Discussion:
Ask EU ... the celery joke
(too old to reply)
DavidK
2019-01-08 14:18:17 UTC
Permalink
I have just finished "Lies Sleeping" by Ben Aaronovitch again.

To quote*:

This particular lot had worked with us before and had taken to wearing a
sprig of mistletoe on their Metvests, presumably because a bulb of
garlic would look stupid. TSG officers spend a lot of time waiting
around in the backs of Sprinter vans and so are prone to violent
practical jokes and moments of whimsy. Seawoll had suggested celery, but
nobody but me got the joke.

I don't either; can anyrat explain?

*quote will never, ever be a noun to me.
Serena Blanchflower
2019-01-08 14:35:09 UTC
Permalink
Post by DavidK
I have just finished "Lies Sleeping" by Ben Aaronovitch again.
This particular lot had worked with us before and had taken to wearing a
sprig of mistletoe on their Metvests, presumably because a bulb of
garlic would look stupid. TSG officers spend a lot of time waiting
around in the backs of Sprinter vans and so are prone to violent
practical jokes and moments of whimsy. Seawoll had suggested celery, but
nobody but me got the joke.
I don't either; can anyrat explain?
*quote will never, ever be a noun to me.
I think it may be a reference to <https://en.wikipedia.org/wiki/Bunnicula>.

I admit to having had some help from Google for this. I'd had a vague
feeling that I might have heard of some spoof vampire story where
someone tried to kill a vampire with a stick of celery and was looking
to see if I could find a reference to it. I failed, but a vampire
rabbit sounds a better bet.
--
Best wishes, Serena
I'm reading a book about anti-gravity. I just can't put it down.
Mike
2019-01-08 14:41:00 UTC
Permalink
Post by Serena Blanchflower
Post by DavidK
I have just finished "Lies Sleeping" by Ben Aaronovitch again.
This particular lot had worked with us before and had taken to wearing a
sprig of mistletoe on their Metvests, presumably because a bulb of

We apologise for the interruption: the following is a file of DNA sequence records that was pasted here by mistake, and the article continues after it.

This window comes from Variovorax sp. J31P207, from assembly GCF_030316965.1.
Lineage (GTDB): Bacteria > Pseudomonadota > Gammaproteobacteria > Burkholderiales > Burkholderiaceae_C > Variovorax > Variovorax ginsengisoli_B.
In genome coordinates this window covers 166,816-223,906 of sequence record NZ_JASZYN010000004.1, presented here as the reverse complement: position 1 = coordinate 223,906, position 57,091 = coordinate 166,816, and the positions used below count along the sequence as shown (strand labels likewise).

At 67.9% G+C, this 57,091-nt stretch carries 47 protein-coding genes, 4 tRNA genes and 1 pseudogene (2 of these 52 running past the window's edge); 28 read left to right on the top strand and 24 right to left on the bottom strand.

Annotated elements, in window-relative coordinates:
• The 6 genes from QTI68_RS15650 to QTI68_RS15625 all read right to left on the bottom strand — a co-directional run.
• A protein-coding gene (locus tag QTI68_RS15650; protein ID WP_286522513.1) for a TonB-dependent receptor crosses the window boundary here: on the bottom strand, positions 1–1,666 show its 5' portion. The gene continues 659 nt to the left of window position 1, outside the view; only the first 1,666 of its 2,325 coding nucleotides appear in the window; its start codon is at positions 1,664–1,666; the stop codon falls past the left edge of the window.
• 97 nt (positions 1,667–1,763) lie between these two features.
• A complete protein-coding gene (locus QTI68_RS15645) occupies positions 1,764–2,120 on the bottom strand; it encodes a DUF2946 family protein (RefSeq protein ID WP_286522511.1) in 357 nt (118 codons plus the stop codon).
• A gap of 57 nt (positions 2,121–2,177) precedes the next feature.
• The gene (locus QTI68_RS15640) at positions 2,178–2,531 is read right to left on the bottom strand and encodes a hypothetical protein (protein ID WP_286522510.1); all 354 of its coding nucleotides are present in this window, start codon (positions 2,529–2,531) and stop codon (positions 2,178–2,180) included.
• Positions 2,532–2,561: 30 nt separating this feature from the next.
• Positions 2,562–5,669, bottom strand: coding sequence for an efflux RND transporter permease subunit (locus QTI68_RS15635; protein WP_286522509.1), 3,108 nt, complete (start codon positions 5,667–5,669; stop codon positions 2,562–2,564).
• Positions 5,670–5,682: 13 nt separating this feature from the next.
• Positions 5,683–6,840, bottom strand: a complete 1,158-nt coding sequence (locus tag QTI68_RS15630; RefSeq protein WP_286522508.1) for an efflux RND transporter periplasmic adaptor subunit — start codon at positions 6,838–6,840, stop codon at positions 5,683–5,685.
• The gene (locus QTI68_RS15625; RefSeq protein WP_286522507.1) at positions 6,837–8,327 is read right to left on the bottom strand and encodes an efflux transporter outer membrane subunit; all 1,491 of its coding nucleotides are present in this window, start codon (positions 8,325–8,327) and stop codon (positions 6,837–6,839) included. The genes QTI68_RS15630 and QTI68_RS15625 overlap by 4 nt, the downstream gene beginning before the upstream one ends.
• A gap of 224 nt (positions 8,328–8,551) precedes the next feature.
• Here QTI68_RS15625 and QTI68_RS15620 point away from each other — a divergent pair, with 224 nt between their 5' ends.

garlic would look stupid. TSG officers spend a lot of time waiting
around in the backs of Sprinter vans and so are prone to violent
practical jokes and moments of whimsy. Seawoll had suggested celery, but
nobody but me got the joke.
I don't either; can anyrat explain?
*quote will never, ever be a noun to me.
I think it may be a reference to <https://en.wikipedia.org/wiki/Bunnicula>.
I admit to having had some help from Google for this. I'd had a vague
feeling that I might have heard of some spoof vampire story where
someone tried to kill a vampire with a stick of celery and was looking
to see if I could find a reference to it. I failed, but a vampire
rabbit sounds a better bet.
Who’d ‘av thought that a stick of celery could start that whole article
off!
--
Toodle Pip
DavidK
2019-01-08 16:24:20 UTC
Permalink
Post by Mike
Post by Serena Blanchflower
Post by DavidK
I have just finished "Lies Sleeping" by Ben Aaronovitch again.
This particular lot had worked with us before and had taken to wearing a
sprig of mistletoe on their Metvests, presumably because a bulb of
garlic would look stupid. TSG officers spend a lot of time waiting
around in the backs of Sprinter vans and so are prone to violent
practical jokes and moments of whimsy. Seawoll had suggested celery, but
nobody but me got the joke.
I don't either; can anyrat explain?
*quote will never, ever be a noun to me.
I think it may be a reference to <https://en.wikipedia.org/wiki/Bunnicula>.
I admit to having had some help from Google for this. I'd had a vague
feeling that I might have heard of some spoof vampire story where
someone tried to kill a vampire with a stick of celery and was looking
to see if I could find a reference to it. I failed, but a vampire
rabbit sounds a better bet.
Who’d ‘av thought that a stick of celery could start that whole article
off!
You may be right, but Peter Grant was 25 in the first book, Rivers of
London, and it was published in 2011 so Bunnicula was published in 11
years before he was born. Your suggestion made me think of Wallace and
Grommit and the Were-Rabbit but there is little mention of celery in this.
Serena Blanchflower
2019-01-09 20:26:14 UTC
Permalink
Post by DavidK
Post by Mike
Post by Serena Blanchflower
Post by DavidK
I have just finished "Lies Sleeping" by Ben Aaronovitch again.
This particular lot had worked with us before and had taken to wearing a
sprig of mistletoe on their Metvests, presumably because a bulb of
garlic would look stupid. TSG officers spend a lot of time waiting
around in the backs of Sprinter vans and so are prone to violent
practical jokes and moments of whimsy. Seawoll had suggested celery, but